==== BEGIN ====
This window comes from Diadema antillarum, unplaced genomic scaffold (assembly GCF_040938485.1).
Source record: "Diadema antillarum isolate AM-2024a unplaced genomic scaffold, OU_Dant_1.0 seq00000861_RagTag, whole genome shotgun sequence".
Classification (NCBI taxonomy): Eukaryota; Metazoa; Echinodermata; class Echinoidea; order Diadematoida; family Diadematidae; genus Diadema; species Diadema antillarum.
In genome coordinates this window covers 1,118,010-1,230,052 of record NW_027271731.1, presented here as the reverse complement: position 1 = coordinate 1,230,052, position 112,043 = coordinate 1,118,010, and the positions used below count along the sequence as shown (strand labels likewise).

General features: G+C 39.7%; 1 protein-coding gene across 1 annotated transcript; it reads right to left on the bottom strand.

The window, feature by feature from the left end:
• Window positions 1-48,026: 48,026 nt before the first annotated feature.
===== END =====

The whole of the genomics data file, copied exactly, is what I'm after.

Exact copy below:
This window comes from Diadema antillarum, unplaced genomic scaffold (assembly GCF_040938485.1).
Source record: "Diadema antillarum isolate AM-2024a unplaced genomic scaffold, OU_Dant_1.0 seq00000861_RagTag, whole genome shotgun sequence".
Classification (NCBI taxonomy): Eukaryota; Metazoa; Echinodermata; class Echinoidea; order Diadematoida; family Diadematidae; genus Diadema; species Diadema antillarum.
In genome coordinates this window covers 1,118,010-1,230,052 of record NW_027271731.1, presented here as the reverse complement: position 1 = coordinate 1,230,052, position 112,043 = coordinate 1,118,010, and the positions used below count along the sequence as shown (strand labels likewise).

General features: G+C 39.7%; 1 protein-coding gene across 1 annotated transcript; it reads right to left on the bottom strand.

The window, feature by feature from the left end:
• Window positions 1-48,026: 48,026 nt before the first annotated feature.